When lamp performance was grouped by retailer two retailers featured lamps with better performance overall, indicating that certain retailers may be implementing stricter screening procedures on the lamps they sell.
Packaging claims for most of the products included light output (lm), CCT and lifetime. The rated claims for light output and CCT were close for most of the products. However, when equivalency claims were provided (such as “5W = 40W light output”), they were inaccurate. The products did not provide the equivalent output.
The DOE suggests that consumers use data from the Lighting Facts label or LM-79 testing rather than manufacturer’s equivalency claims. They recommend improved education regarding color quality, light output, and the Lighting Facts and Energy Star programs to allow more informed purchasing decisions.
Lighting Facts next steps
|Details of the Lighting Facts label.|
Jason West spoke briefly about a new Lighting Facts Quality Assurance program that is being developed to help confirm the values listed on the DOE Lighting Facts label by the manufacturer. Currently, the manufacturer supplies LM-79-verified performance data to the DOE when it applies for a Lighting Facts label. The data supplied and shown on the label includes the light output in lumens, power required to light the product (W), efficacy (lm/W), CRI, CCT (metrics which are tested with the industry standard testing procedure (IESNA LM-79-2008) and verified by the DOE before the label is granted), model number, lighting fixture type, and brand,. These values are only monitored randomly using the Caliper testing program and the new Lighting Facts Quality Assurance program.
The new QA program will require compliance of four out of five samples of the lamp or luminaire within tolerance levels of the values listed on the LF label (the rating). According to West, if any rating proves to be exaggerated and not within standard tolerance levels, manufacturers will be asked to update their label.
The DOE finalized the details of the program earlier this year, and is currently undergoing the first round of procurement and testing. Lighting Facts selects the laboratories that perform the testing based on technical credentials, availability and cost to the program. More details can be found in the Lighting Facts Partner Participation Manual, page 20.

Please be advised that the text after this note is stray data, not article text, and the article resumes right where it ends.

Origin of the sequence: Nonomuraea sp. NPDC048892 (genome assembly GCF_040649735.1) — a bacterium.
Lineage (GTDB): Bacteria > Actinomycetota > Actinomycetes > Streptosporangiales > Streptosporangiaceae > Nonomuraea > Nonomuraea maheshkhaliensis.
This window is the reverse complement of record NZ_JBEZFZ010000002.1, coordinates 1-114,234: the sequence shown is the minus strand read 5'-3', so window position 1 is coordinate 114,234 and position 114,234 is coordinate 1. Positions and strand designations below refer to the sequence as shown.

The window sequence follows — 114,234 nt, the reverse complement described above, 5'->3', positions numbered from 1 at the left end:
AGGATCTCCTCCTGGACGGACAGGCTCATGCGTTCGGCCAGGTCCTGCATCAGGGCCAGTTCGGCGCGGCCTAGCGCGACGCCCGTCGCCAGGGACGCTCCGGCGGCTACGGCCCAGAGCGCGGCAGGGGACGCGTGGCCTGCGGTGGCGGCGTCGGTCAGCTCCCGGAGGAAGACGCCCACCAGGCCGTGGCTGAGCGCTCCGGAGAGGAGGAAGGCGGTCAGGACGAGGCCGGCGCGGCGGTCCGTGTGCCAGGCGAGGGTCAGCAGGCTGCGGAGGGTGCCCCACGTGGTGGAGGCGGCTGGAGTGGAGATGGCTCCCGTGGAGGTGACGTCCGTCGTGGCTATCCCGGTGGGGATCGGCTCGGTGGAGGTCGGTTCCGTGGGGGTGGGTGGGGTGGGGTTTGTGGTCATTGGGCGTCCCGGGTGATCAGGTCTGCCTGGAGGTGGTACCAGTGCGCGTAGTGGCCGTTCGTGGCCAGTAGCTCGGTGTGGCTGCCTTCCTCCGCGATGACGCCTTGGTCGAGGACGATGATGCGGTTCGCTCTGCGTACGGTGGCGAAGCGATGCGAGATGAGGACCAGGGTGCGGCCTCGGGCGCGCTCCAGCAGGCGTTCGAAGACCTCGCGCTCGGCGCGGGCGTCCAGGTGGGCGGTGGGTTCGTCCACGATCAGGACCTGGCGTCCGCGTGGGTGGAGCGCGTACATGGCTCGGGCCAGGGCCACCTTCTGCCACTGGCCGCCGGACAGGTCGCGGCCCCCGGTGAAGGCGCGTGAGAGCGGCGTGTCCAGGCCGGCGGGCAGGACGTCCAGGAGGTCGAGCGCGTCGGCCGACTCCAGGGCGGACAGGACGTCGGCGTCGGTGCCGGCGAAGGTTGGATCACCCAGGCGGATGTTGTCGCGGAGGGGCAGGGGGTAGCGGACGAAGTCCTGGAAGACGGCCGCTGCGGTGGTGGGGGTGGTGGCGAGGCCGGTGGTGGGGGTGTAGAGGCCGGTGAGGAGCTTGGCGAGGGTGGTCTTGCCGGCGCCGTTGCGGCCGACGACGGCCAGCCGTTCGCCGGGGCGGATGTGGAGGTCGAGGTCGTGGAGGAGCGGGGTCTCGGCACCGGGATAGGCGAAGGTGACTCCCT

Lowe’s, a Lighting Facts partner since 2009, requires that all its LED suppliers be Lighting Facts partners, provide LM-79 testing on all their products, and use Lighting Facts labels. Marc Maldoff discussed the vast improvement in LED performance from 2010 to 2011, stating that Lowe’s highest performing A19 bulb went from a CRI of 82 to 90 and light output levels of 350 lm to 810 lm.
“As lumens doubled on several LED replacement-lamp types, the retail prices stayed about the same, something that customers may not be fully aware of,” Maldoff said. From a retail standpoint, he emphasized the need for education among consumers, and said, “beyond shifting the discussion from watts to lumens, which is very important, customers also need to understand the true cost of light, which includes the electric bill, replacement bulb costs and the hassle of replacement.”
During the question and answer period that followed the panel’s presentations, panelists were asked if higher price tended to correspond with higher-performance lighting products. Maldoff said that it definitely did.
Another audience member asked Kelly Gordon whether the DOE was considering including the new color quality scale (CQS) developed by the NIST for inclusion on the Lighting Facts label. “We would love to include it when the industry is ready and has decided on the best implementation. At this point, CQS has not been finalized or standardized,” she said.